This column first appeared in the Sunday, Jan. 10, 2016 edition of the Lexington Herald-Leader
"Have you gotten your 10,000 steps today?" As more and more people are wearing activity or fitness trackers, the number of daily steps has become a common topic of conversation.
And if you are wearing one, chances are you have heard you should be striving for 10,000 steps per day. However, the more important goal for many people may be just to increase physical activity in all of their daily routine.
The idea of 10,000 steps can be traced back to the 1990s to several research articles that demonstrated the benefit of walking at least this many steps every day. At the time, these articles were promoting the usefulness of pedometers to count the number of steps taken and compare that to health benefits.
The number of steps that is "doable" and "measurable" and is enough to have some demonstrable benefit was determined to be 10,000 for adults ̶ about the equivalent of walking five miles.
By meeting the goal of walking 10,000 steps per day, you may see health benefits such as:
However, accumulating 10,000 steps over the course of the day is what is important and it doesn't have to be gotten all at once through exercise. Health benefits extend to routine physical activity so people can be encouraged to increase physical activity in all of their daily routine.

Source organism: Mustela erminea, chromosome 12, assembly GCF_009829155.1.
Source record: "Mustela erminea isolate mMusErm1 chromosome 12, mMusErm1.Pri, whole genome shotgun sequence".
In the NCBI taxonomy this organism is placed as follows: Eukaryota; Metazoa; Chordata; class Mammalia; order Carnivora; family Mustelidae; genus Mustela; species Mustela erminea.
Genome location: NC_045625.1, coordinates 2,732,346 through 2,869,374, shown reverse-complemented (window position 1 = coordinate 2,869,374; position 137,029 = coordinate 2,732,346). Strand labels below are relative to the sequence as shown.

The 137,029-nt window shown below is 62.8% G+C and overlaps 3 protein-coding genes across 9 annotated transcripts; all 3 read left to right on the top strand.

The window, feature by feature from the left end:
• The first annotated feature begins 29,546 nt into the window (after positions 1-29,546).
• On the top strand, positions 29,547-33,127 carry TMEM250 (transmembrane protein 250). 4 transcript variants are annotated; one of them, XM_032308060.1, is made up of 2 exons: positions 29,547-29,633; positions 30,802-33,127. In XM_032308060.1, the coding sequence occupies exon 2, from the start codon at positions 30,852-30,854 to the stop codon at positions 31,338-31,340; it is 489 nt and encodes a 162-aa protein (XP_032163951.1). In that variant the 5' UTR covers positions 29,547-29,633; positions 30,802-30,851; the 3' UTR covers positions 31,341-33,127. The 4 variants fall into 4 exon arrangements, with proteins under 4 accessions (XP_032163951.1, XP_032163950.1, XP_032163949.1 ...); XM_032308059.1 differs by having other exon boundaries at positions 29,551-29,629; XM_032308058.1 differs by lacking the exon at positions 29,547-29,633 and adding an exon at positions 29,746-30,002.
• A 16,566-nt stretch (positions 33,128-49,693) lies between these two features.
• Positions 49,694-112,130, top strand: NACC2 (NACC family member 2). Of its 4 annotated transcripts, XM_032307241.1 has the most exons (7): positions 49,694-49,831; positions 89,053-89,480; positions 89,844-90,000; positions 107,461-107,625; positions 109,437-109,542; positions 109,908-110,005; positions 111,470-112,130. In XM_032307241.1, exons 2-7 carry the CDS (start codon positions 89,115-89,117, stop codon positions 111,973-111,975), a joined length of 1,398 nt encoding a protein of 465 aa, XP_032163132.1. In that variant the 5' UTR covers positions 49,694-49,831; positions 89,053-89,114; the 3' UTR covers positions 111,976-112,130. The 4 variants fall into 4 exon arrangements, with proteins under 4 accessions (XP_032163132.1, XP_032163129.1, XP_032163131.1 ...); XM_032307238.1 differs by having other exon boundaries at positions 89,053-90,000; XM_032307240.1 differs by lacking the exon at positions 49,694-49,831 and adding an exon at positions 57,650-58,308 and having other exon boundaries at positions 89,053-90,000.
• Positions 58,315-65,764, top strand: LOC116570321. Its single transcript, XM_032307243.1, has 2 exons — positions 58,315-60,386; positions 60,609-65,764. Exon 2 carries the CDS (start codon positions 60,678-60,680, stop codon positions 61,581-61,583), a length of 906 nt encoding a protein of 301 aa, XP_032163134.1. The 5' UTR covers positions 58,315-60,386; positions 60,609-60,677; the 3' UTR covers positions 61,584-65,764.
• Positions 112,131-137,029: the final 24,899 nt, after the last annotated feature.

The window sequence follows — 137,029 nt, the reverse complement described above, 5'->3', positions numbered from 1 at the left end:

Some relatively easy ways to increase your steps and your activity include:
And while 10,000 steps is a good number for most people, it should be a goal approached gradually for those who are not already active. Start counting your steps and try to increase your daily number by 10 to 20 percent each week or so until you reach 10,000. If you are trying to lose weight, walking more than 10,000 will burn extra calories but be careful not to increase your steps to the point that you risk injury. In addition to striving for 10,000 steps, eating a nutritious, well-rounded diet is equally important for your overall health. And if it is your goal to lose weight, it is nearly impossible to do this through exercise alone. You also have to cut back on calories.
The three greatest health risks and cause of as many as one-third of premature deaths are tobacco, poor diet and lack of physical activity. By taking a few steps ̶ or even 10,000 ̶ you can make a personal choice to make a difference in your overall health.
By Dr. Scott Black is director of the Division of Physician Assistant Studies at the UK College of Health Sciences